Quarter one of 2020 saw a 21% year-over-year (YoY) decline in smartphone sales driven by store closures and stay-at-home orders in the latter part of the quarter, according to Counterpoint Research‘s latest US Channel Share Tracker.

“In Q1 we began seeing impacts on smartphone supply in February and early March due to Chinese factory closures due to COVID-19. Manufacturers with factories located in Wuhan were affected the most,” Research Director Jeff Fieldhack said. “A late tax season bump saw a sales increase for prepaid devices in late February, but supply shortages limited this growth. In mid-March, demand plummeted due to COVID-19. States began to issue stay-at-home orders and both carriers and national retailers closed stores, restricted foot traffic and offered curb-side pick-up in only a few cases. Around 70% of postpaid stores closed in March leading to a steep decline in smartphone sales for the last month of the quarter.”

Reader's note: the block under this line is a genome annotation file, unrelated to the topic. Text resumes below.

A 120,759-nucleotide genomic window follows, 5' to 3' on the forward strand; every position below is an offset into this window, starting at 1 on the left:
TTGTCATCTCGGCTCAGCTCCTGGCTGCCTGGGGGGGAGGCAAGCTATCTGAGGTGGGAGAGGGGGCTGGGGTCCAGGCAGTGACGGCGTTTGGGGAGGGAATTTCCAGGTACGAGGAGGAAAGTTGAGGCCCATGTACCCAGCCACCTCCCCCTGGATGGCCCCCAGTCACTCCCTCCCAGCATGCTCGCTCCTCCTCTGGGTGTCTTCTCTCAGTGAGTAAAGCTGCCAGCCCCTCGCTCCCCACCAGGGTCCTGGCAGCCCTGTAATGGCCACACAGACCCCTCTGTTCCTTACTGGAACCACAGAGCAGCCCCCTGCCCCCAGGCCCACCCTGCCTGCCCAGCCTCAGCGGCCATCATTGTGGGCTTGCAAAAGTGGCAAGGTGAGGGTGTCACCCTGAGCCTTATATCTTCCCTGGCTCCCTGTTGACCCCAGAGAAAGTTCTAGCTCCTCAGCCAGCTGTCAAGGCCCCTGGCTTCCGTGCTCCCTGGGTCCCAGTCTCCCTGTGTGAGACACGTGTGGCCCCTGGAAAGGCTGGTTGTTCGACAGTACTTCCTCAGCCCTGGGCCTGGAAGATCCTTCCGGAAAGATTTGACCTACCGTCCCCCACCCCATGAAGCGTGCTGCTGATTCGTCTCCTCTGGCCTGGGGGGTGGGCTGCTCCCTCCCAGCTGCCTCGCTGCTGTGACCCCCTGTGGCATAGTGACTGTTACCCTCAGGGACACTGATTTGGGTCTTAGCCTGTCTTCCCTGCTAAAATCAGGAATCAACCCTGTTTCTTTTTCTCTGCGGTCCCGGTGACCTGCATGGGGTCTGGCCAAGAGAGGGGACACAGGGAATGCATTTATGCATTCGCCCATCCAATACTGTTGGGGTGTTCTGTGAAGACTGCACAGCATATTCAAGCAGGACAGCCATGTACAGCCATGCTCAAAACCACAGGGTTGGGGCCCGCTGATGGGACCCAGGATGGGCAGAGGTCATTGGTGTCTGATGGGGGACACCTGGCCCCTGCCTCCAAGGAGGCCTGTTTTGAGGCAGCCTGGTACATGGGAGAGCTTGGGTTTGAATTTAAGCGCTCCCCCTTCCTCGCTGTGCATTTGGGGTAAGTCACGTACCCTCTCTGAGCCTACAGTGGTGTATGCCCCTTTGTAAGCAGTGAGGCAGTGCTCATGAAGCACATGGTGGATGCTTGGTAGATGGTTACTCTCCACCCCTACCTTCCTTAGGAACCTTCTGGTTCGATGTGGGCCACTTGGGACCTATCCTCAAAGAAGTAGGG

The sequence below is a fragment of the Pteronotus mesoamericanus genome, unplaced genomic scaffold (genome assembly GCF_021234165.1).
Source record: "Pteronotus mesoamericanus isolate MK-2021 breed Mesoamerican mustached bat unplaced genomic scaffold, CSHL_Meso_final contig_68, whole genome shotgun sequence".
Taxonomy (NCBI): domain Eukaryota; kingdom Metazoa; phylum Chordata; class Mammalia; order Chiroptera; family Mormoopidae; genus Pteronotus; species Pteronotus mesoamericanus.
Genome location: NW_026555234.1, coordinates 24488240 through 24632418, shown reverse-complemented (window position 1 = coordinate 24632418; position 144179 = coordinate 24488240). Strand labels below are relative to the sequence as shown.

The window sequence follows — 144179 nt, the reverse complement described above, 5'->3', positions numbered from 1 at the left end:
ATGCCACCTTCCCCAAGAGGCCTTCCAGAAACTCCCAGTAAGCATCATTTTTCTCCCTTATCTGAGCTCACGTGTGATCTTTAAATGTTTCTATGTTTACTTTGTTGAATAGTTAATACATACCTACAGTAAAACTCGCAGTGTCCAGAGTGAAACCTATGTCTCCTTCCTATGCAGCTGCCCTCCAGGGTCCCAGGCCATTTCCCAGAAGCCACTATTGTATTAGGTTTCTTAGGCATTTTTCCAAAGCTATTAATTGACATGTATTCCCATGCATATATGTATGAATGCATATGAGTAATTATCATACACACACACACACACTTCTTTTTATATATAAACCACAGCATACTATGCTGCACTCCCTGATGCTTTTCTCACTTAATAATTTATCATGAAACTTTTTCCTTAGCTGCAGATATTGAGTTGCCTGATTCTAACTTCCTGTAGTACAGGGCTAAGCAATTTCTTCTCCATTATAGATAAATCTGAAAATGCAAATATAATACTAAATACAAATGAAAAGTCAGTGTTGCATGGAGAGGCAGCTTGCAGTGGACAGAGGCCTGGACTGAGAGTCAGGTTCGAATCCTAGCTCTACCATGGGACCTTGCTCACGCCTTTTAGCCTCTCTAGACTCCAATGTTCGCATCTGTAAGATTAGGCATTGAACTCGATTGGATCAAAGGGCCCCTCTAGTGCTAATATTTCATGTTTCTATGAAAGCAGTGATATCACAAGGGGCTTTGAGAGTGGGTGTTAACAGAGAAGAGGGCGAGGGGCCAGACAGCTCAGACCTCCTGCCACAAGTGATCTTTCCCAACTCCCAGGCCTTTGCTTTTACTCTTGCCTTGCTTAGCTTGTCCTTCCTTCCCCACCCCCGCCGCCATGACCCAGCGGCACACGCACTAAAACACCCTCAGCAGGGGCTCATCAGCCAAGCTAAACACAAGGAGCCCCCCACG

Research Analyst Maurice Klaehne noted that, though Apple’s physical stores also closed in March and demand shifted to online channels, iPhone sales only declined 13% year-over-year — much less than almost all other manufacturers.